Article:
The age of colonialism and the subsequent decolonisation of Africa along with the Cold War has long past and despite the geographical tragedies that occurred in terms of arbitrary borders, the continent needs to come to terms with itself. It also needs to take responsibility for both its internal and external security.
Africa can no longer afford to lay the blame for its woes outside of the continent. Whereas several of Africa’s problems may indeed originate from beyond its shores, countries need to review their national security strategies and act accordingly. Failure to do so simply renders them more vulnerable to the numerous threats and threat networks that are able to penetrate and exploit the numerous security lapses that exist.
Cooperation between the threats operating in Africa is increasing as criminal, insurgent and terrorist networks cross and even join paths. Indeed, in several places across Africa, criminal networks support insurgent and terror networks and visa versa and on occasion, they are part of the same threat network. In parts of Africa, they have morphed into proxy forces under the control of foreign governments. On occasion, foreign interests coincide with the aims of the threats and/or threat networks and either wittingly or unwittingly support these networks.
As the threats and the threat networks across the continent have increased, so too has Africa’s military capacity to deal with them been gradually reduced – due in part to a lack of focussed intelligence and foresight, incoherent strategies, incorrect structures, inadequate doctrine, substandard training and obsolete equipment. This slow decay becomes very difficult, costly and time consuming to reverse – time that is often not available. Added to this has been the rise of ethnic and political tensions infused with religious extremism.
African countries need to strengthen their defensive and offensive intelligence gathering capabilities in order to provide early warning to strategists and planners. A strong intelligence capability will furthermore allow predictions to be made in terms of real or potential threats that may or will manifest themselves. This ought to act as a guideline in terms of organisational structures, training and equipment.
To enter into a conflict or a war implies a progressive move towards economic, political and populace exhaustion. This exhaustion becomes even more evident when the conflict or the war is allowed to drag on indefinitely due to a lack of actionable intelligence along with an inability of the armed forces to contain/destroy the threat and both military and civilian casualties increase and infrastructure and equipment is either damaged or destroyed. This damages the economy which is needed to sustain the efforts of the armed forces.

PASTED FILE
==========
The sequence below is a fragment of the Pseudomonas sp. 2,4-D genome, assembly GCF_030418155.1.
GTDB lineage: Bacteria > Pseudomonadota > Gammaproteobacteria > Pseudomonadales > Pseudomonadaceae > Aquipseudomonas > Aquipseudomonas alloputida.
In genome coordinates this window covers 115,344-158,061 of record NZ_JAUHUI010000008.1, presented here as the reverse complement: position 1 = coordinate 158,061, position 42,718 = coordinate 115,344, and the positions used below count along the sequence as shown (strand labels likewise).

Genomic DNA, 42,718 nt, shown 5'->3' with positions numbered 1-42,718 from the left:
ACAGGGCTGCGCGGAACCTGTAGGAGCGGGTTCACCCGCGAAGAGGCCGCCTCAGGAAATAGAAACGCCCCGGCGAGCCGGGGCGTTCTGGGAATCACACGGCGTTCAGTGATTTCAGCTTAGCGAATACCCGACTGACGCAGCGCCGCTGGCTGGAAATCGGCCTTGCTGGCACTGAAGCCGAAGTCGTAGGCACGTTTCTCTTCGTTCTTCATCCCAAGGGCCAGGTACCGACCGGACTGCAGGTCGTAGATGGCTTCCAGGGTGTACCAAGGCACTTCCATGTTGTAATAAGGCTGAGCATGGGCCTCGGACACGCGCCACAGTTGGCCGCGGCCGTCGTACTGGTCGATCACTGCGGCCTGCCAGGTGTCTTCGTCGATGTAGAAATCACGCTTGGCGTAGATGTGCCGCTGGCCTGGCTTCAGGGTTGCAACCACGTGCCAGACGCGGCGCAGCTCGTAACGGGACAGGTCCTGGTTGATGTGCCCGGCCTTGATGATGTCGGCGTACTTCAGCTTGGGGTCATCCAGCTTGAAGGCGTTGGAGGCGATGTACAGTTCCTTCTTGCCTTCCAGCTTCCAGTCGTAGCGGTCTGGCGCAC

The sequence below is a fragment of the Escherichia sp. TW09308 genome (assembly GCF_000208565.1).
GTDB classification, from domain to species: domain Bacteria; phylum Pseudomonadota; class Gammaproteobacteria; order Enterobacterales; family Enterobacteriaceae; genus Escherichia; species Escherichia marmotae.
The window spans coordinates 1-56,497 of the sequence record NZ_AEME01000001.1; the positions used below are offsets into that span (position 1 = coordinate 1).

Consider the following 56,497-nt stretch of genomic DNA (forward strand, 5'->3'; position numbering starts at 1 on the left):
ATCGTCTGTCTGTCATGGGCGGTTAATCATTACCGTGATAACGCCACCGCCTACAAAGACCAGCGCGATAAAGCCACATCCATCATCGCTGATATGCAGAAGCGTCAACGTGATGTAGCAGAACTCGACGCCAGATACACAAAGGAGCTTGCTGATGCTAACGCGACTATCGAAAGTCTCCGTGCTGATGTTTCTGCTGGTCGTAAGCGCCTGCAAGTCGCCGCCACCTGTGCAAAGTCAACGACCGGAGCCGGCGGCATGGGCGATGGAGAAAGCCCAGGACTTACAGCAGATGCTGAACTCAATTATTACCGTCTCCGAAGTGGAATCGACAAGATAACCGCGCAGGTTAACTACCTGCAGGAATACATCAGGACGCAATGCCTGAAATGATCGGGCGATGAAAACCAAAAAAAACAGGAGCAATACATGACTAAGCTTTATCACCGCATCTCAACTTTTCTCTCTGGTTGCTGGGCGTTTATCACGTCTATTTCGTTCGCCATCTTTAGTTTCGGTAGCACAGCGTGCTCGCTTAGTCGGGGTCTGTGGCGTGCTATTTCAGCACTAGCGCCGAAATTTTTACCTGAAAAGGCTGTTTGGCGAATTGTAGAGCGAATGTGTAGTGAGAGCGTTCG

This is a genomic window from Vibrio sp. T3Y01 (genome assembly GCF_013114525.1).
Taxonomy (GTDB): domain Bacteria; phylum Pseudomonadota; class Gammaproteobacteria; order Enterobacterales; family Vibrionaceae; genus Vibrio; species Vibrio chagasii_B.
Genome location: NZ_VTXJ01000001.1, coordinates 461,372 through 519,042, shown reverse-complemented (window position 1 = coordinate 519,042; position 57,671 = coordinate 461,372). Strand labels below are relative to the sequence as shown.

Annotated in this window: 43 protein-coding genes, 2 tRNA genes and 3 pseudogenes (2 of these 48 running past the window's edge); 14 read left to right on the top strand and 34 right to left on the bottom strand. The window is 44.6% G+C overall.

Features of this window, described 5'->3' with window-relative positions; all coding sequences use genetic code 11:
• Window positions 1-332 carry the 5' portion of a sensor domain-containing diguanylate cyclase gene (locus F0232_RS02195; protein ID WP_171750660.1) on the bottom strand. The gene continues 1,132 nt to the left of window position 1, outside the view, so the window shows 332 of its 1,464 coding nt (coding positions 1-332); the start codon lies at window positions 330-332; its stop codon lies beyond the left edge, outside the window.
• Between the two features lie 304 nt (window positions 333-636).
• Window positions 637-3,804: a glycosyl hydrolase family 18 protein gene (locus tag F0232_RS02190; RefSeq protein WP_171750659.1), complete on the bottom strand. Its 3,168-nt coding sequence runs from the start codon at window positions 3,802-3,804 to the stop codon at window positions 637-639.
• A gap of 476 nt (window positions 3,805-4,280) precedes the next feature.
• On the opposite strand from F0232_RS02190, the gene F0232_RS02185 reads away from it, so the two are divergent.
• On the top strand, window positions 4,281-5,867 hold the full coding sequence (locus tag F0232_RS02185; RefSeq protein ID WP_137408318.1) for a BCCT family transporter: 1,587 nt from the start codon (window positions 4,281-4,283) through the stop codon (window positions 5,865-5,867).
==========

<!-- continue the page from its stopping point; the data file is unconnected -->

However, without wide intelligence coverage and a coherent strategy, the exhaustion is multiplied – especially if the means to achieve the ends are not present or the means are lacking in ability, equipment and the political and national will is eroded or non-existent.
The primary problem however lays with the means: most African armies are organisational clones of their once colonial masters or their later East Bloc allies. This has resulted in incorrect organisational structures, incorrect training, inadequate doctrine, terrain and enemy-irrelevant TTPs and incorrect – often obsolete - equipment and so forth.
An incorrect organisational structure that is poorly prepared and postured prohibits rapid deployment and response and is usually accompanied by cumbersome command and control lines, inadequate logistics, inadequate personnel administration and that, in turn, impacts on morale and forces armies to become reactive as opposed to proactive.
The current structures most African armies follow are not conducive to rapid deployment or focussed effort. We have proven the concept that smaller, more agile units, correctly structured and trained and well-led are able to manoeuvre at speed – if they have the necessary assets at their disposal. These forces are able to operate independently and yet rapidly regroup to form a larger, very aggressive, efficient and potent fighting force.
Whether mechanised, motorised, riverine or air delivered, these forces are able to conduct numerous offensive tasks from a single large-scale conventional attack to smaller swarm attacks, COIN operations, raids and ambushes and so forth. It is this very concept that allows for the relentless pursuit of an enemy force.
This structure furthermore enables dispersed defence, forcing any enemy to attack over a very wide front whilst simultaneously dispersing his forces and exposing them to numerous flank and swarm attacks.
Unfortunately, many African armies have tried to clone foreign armies or have been ill-advised and misled in terms of intelligence, strategy, organisational structure, training, equipment and other related defence and security issues. Additionally, African armies have become very political in terms of appointments and missions. In turn, this has allowed numerous threats to be ignored, misjudged and subsequently not taken seriously until it has become almost too late. It has also resulted in a hesitancy to adapt their forces to deal with the current and future threat networks.
However, these remain mere factors that are often overlooked but that impact negatively on the abilities of African armies to achieve mission success.
For African armed forces to engage a threat or a threat network efficiently, rapidly and with economy of force, serious consideration needs to be given to restructuring the armies and training and equipping them accordingly.